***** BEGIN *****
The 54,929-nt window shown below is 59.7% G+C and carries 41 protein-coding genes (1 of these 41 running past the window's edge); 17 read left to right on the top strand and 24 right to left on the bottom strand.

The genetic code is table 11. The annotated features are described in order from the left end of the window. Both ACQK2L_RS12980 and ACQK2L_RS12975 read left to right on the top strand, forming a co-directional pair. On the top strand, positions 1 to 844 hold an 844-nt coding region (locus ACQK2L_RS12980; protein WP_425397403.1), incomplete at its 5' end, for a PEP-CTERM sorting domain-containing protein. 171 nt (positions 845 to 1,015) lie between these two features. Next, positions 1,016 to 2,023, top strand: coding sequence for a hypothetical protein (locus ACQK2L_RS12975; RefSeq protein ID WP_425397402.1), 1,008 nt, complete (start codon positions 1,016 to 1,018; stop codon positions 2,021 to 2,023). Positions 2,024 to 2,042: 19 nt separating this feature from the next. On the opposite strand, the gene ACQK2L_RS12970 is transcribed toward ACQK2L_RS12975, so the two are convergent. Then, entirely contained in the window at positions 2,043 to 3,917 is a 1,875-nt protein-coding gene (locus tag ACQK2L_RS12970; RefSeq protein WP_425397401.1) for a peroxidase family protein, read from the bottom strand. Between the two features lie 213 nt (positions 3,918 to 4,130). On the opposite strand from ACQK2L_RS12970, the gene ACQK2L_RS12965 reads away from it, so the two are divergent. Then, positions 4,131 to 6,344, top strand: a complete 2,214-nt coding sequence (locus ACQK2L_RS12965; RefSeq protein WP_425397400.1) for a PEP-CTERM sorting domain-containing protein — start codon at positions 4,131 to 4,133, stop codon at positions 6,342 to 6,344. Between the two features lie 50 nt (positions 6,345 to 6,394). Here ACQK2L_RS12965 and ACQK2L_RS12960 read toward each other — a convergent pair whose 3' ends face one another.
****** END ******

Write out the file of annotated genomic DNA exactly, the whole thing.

The 54,929-nt window shown below is 59.7% G+C and carries 41 protein-coding genes (1 of these 41 running past the window's edge); 17 read left to right on the top strand and 24 right to left on the bottom strand.

The genetic code is table 11. The annotated features are described in order from the left end of the window. Both ACQK2L_RS12980 and ACQK2L_RS12975 read left to right on the top strand, forming a co-directional pair. On the top strand, positions 1 to 844 hold an 844-nt coding region (locus ACQK2L_RS12980; protein WP_425397403.1), incomplete at its 5' end, for a PEP-CTERM sorting domain-containing protein. 171 nt (positions 845 to 1,015) lie between these two features. Next, positions 1,016 to 2,023, top strand: coding sequence for a hypothetical protein (locus ACQK2L_RS12975; RefSeq protein ID WP_425397402.1), 1,008 nt, complete (start codon positions 1,016 to 1,018; stop codon positions 2,021 to 2,023). Positions 2,024 to 2,042: 19 nt separating this feature from the next. On the opposite strand, the gene ACQK2L_RS12970 is transcribed toward ACQK2L_RS12975, so the two are convergent. Then, entirely contained in the window at positions 2,043 to 3,917 is a 1,875-nt protein-coding gene (locus tag ACQK2L_RS12970; RefSeq protein WP_425397401.1) for a peroxidase family protein, read from the bottom strand. Between the two features lie 213 nt (positions 3,918 to 4,130). On the opposite strand from ACQK2L_RS12970, the gene ACQK2L_RS12965 reads away from it, so the two are divergent. Then, positions 4,131 to 6,344, top strand: a complete 2,214-nt coding sequence (locus ACQK2L_RS12965; RefSeq protein WP_425397400.1) for a PEP-CTERM sorting domain-containing protein — start codon at positions 4,131 to 4,133, stop codon at positions 6,342 to 6,344. Between the two features lie 50 nt (positions 6,345 to 6,394). Here ACQK2L_RS12965 and ACQK2L_RS12960 read toward each other — a convergent pair whose 3' ends face one another.